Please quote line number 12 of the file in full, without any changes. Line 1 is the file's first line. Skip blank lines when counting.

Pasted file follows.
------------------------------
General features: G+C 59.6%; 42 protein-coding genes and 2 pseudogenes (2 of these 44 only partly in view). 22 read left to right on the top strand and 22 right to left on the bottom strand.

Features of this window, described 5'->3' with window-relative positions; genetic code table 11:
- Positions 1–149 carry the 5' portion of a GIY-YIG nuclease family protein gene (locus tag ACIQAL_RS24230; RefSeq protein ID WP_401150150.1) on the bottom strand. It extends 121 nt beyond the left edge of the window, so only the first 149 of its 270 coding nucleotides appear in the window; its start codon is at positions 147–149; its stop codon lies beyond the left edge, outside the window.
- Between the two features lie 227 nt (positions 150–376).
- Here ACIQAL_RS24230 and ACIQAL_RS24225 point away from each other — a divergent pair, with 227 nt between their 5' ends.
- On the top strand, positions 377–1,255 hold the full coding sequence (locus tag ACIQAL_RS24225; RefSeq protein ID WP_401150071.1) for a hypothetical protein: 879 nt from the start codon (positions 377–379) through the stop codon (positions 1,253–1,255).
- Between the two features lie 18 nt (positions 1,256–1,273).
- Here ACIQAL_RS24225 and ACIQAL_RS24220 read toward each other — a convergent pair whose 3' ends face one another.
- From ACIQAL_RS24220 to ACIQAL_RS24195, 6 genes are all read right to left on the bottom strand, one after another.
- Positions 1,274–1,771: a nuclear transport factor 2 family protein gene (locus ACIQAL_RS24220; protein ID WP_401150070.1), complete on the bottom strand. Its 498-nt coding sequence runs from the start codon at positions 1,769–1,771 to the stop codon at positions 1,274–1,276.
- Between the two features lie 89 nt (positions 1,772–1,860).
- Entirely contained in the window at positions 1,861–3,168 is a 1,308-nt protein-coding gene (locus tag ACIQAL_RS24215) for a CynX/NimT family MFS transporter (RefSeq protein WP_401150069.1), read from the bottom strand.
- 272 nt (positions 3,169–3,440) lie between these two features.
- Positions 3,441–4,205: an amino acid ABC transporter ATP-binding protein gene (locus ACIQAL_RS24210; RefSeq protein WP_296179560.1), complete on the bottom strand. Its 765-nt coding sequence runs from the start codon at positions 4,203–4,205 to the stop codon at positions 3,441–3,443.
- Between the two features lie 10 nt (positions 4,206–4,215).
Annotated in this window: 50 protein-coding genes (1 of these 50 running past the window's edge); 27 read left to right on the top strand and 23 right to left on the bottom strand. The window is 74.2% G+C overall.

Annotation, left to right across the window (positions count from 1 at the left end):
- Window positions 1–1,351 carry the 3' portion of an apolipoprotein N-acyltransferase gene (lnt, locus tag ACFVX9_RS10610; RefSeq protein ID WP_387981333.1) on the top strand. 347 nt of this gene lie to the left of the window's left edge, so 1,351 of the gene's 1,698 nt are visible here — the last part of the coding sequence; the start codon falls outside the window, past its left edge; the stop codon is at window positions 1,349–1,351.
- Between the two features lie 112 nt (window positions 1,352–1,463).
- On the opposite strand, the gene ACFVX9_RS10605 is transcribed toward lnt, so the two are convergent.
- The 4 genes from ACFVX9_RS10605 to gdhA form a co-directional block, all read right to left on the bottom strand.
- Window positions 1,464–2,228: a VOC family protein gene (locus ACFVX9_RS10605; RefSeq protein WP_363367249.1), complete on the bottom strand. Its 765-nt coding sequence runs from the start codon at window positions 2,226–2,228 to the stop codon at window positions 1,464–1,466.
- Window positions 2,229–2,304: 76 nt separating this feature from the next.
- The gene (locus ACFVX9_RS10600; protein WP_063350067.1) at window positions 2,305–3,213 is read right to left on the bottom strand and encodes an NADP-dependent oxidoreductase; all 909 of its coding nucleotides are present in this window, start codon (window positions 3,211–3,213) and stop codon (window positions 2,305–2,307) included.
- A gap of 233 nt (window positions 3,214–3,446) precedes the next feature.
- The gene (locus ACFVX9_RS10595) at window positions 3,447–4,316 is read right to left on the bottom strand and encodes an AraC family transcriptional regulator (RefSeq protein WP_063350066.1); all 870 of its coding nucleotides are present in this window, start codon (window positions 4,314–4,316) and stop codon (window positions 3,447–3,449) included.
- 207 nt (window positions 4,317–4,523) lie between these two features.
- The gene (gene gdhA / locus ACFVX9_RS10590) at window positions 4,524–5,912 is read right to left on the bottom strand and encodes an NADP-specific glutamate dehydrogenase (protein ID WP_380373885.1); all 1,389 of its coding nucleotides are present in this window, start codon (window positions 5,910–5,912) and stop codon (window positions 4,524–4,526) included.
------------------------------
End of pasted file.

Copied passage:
- Entirely contained in the window at positions 1,861–3,168 is a 1,308-nt protein-coding gene (locus tag ACIQAL_RS24215) for a CynX/NimT family MFS transporter (RefSeq protein WP_401150069.1), read from the bottom strand.